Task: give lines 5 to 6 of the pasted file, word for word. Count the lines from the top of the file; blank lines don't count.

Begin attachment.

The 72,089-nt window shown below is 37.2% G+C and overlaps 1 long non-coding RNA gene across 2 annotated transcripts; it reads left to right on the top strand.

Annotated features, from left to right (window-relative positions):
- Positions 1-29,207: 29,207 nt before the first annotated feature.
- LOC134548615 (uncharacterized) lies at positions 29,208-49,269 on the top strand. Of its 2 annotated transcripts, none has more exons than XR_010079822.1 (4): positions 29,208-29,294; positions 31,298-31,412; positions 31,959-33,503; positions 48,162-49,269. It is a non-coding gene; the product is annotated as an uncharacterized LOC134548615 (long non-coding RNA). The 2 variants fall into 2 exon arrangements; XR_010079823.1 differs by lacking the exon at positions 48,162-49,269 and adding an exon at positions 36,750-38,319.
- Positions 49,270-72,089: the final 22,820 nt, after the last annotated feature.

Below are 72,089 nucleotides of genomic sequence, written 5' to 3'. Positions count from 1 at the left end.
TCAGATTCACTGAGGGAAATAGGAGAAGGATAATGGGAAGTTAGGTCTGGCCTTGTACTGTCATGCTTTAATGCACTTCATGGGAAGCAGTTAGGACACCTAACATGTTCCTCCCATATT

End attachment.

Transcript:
- Positions 49,270-72,089: the final 22,820 nt, after the last annotated feature.

Below are 72,089 nucleotides of genomic sequence, written 5' to 3'. Positions count from 1 at the left end.